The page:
Holly mentioned something in her blog the other day about the vaccine for HPV and how the governor of Texas was mandating it for all girls in the 6th grade and older. I was going to leave a comment, but thought it would be a little too lengthy.
MFD had a follow up with her primary physician last week, and one of the recommendations was that we get her the Gardasil vaccine, along with the one for meningitis. Doc gave us some pamphlets about HPV and cervical cancer to read about before we made our decision. Much more information is available at www.tell-someone.com.
I am all for giving my children a vaccine that can possibly prevent a serious or deadly disease. Depending on the disease, I would have them vaccinated whether it was approved by the CDC or not, and paid for by insurance or not.
One of the universities in the state next door had a rash of meningitis cases a while back. Meningitis can and did kill young adults in a matter of hours. Those that survive can suffer severe consequences.
I played heck last summer trying to get the meningococcal vaccine for MFS before he left for college. Although the vaccine was highly recommended for those that would be living in dormitories and even required by some colleges, the CDC had not yet approved it. It was a very expensive vaccine and because many health insurances would not cover the cost, it was not readily available. My doctor’s office didn’t carry it, and when I checked with several health departments, there was a long waiting list. I did finally manage to get him back in to the pediatrician’s office, so that was a relief.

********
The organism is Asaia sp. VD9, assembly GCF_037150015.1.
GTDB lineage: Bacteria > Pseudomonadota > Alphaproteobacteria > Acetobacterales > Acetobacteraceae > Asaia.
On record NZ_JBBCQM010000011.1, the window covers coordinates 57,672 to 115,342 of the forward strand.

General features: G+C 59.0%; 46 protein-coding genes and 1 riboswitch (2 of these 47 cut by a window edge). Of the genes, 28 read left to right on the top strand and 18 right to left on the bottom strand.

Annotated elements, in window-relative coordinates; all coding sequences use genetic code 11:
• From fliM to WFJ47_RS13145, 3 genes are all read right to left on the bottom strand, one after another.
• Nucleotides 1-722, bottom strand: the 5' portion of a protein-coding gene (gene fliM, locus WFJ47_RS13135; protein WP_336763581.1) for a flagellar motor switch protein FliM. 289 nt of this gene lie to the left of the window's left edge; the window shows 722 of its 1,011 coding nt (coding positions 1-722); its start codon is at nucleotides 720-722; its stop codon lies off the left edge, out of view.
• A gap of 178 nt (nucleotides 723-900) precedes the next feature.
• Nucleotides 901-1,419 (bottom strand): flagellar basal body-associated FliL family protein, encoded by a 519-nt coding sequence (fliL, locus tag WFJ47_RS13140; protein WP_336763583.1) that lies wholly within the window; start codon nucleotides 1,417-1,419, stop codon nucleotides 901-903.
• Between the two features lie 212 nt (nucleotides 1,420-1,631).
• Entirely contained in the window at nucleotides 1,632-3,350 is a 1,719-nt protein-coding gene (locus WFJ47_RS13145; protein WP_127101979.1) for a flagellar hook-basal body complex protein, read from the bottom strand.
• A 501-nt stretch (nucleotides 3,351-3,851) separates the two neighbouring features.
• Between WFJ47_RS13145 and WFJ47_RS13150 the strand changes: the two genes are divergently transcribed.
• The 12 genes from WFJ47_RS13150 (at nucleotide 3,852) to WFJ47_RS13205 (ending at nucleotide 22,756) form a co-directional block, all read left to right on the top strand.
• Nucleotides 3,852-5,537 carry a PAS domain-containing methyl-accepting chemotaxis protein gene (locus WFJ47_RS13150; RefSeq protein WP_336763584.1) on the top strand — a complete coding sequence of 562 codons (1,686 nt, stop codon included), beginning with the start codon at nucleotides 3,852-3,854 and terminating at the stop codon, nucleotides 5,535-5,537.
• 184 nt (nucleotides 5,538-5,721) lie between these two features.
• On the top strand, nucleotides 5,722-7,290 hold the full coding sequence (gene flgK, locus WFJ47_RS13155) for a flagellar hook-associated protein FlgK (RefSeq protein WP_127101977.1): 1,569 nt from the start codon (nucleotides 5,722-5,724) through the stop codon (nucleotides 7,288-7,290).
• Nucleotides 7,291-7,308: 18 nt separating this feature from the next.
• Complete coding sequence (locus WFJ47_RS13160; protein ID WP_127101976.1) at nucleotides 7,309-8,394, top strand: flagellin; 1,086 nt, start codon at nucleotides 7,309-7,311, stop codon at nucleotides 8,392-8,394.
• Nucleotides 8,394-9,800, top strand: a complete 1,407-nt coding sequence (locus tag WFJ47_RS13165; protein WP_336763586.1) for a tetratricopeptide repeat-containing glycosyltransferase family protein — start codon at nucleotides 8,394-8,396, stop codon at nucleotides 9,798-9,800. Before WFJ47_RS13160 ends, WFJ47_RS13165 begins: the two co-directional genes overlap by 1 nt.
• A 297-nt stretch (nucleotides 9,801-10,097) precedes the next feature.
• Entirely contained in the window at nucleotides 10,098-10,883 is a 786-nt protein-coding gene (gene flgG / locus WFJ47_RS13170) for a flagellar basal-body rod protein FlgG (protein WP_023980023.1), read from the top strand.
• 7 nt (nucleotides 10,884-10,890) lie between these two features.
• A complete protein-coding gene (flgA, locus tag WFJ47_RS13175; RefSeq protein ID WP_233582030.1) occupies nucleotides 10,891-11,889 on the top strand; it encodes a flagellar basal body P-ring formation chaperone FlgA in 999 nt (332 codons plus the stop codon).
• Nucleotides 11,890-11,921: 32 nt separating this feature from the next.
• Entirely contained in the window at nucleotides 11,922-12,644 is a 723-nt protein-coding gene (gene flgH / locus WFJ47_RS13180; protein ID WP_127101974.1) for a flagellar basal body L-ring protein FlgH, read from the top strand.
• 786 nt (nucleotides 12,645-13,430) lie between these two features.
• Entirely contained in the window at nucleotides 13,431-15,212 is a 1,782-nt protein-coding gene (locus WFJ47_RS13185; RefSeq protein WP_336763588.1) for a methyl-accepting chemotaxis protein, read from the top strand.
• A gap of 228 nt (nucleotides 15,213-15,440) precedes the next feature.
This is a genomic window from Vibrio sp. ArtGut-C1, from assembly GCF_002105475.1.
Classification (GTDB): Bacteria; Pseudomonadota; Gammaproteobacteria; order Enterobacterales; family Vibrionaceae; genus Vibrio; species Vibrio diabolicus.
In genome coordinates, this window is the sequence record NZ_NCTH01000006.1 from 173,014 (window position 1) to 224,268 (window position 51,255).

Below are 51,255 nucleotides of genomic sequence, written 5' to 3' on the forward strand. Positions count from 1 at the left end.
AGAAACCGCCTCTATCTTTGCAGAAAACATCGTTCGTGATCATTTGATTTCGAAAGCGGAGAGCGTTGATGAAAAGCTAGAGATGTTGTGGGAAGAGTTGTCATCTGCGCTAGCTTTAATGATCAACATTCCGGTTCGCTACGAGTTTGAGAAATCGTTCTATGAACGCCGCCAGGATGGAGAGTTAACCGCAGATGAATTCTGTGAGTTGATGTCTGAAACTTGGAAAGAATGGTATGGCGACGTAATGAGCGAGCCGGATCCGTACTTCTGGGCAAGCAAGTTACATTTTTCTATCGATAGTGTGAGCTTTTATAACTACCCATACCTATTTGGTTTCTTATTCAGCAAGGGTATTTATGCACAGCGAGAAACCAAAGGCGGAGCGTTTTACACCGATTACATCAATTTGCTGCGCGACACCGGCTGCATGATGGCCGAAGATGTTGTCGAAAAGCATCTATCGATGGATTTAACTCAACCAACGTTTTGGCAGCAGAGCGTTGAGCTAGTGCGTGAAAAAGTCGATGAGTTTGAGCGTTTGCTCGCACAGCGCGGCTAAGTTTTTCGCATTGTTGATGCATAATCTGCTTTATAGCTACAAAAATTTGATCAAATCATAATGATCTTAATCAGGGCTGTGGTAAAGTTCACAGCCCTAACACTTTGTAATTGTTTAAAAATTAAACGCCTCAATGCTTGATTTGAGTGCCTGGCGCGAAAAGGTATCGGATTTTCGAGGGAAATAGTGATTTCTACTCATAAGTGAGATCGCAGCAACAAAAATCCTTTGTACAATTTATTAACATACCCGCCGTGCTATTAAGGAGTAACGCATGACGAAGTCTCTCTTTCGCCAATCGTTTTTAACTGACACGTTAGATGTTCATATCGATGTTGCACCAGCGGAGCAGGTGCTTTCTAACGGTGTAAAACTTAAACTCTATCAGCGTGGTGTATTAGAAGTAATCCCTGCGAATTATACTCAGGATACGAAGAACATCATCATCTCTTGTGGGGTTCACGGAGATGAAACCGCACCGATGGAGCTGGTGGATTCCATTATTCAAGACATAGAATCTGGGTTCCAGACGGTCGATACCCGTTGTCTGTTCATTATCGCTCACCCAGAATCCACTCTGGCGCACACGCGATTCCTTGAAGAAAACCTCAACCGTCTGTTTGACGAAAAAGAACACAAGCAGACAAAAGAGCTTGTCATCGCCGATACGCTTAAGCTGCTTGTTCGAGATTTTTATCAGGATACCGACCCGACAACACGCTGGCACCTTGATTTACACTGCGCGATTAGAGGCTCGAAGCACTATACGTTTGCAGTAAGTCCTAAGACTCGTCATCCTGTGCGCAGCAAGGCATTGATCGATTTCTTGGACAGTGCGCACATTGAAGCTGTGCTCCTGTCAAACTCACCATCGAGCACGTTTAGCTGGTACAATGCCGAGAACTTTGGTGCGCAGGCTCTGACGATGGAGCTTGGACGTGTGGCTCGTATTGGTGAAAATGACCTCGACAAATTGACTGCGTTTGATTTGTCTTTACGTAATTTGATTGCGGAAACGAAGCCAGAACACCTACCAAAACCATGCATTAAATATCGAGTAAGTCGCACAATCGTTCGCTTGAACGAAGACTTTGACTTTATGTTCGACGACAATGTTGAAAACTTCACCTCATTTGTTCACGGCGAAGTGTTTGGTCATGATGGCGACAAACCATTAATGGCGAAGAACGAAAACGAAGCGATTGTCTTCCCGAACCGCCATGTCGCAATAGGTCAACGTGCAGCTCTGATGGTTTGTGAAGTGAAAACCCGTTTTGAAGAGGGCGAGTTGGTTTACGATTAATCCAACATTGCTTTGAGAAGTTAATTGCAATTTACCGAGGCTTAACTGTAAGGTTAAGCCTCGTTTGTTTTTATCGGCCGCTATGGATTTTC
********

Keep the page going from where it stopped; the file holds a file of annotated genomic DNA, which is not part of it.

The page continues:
Now there is a newer vaccine available that has been approved by the CDC, so our current doctor’s office does now carry it.
The Advisory Committee for Immunization Practices has approved the use of the HPV vaccine (Gardasil) for 11-12 year old girls, although it can be given as early as age 9. For older girls, ACIP recommends a “catch up” for ages 13-26, which basically means if they haven’t been vaccinated, they should. From the information I read, the vaccine is recommended even if the girl is already sexually active or has had HPV. This is because there are about 100 types of HPV, and she may not have been exposed to the four types the vaccine can protect against.
The ACIP recommendations have been presented to the director of the CDC and the Department of Health and Human Services, but they have not been approved yet.
I believe that if the CDC has approved a vaccine, states have every right to require proof of immunization from school children. However, if a state, like Texas, is going to mandate a vaccine that has not yet been approved, and therefore may not be covered by insurance, the state should be responsible for the cost.
Yeah, yeah, yeah. I know. When bovines quit producing methane.Flo